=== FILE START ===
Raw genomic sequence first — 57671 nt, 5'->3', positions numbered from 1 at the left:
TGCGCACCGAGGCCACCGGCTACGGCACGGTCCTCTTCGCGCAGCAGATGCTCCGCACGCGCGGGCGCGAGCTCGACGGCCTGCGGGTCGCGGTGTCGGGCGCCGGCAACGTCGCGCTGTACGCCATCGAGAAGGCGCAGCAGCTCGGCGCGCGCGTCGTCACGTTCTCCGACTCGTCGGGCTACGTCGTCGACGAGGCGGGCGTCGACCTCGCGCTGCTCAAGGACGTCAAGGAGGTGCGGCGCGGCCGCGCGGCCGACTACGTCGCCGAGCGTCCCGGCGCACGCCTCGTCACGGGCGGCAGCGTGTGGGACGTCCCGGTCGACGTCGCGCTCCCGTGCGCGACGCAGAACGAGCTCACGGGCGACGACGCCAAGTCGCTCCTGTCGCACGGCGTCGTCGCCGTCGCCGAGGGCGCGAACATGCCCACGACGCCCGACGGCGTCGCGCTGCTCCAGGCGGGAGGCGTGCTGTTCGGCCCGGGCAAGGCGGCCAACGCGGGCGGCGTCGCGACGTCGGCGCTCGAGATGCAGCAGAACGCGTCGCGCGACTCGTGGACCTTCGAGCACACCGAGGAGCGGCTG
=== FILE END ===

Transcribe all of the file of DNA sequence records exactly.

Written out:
Raw genomic sequence first — 57671 nt, 5'->3', positions numbered from 1 at the left:
TGCGCACCGAGGCCACCGGCTACGGCACGGTCCTCTTCGCGCAGCAGATGCTCCGCACGCGCGGGCGCGAGCTCGACGGCCTGCGGGTCGCGGTGTCGGGCGCCGGCAACGTCGCGCTGTACGCCATCGAGAAGGCGCAGCAGCTCGGCGCGCGCGTCGTCACGTTCTCCGACTCGTCGGGCTACGTCGTCGACGAGGCGGGCGTCGACCTCGCGCTGCTCAAGGACGTCAAGGAGGTGCGGCGCGGCCGCGCGGCCGACTACGTCGCCGAGCGTCCCGGCGCACGCCTCGTCACGGGCGGCAGCGTGTGGGACGTCCCGGTCGACGTCGCGCTCCCGTGCGCGACGCAGAACGAGCTCACGGGCGACGACGCCAAGTCGCTCCTGTCGCACGGCGTCGTCGCCGTCGCCGAGGGCGCGAACATGCCCACGACGCCCGACGGCGTCGCGCTGCTCCAGGCGGGAGGCGTGCTGTTCGGCCCGGGCAAGGCGGCCAACGCGGGCGGCGTCGCGACGTCGGCGCTCGAGATGCAGCAGAACGCGTCGCGCGACTCGTGGACCTTCGAGCACACCGAGGAGCGGCTG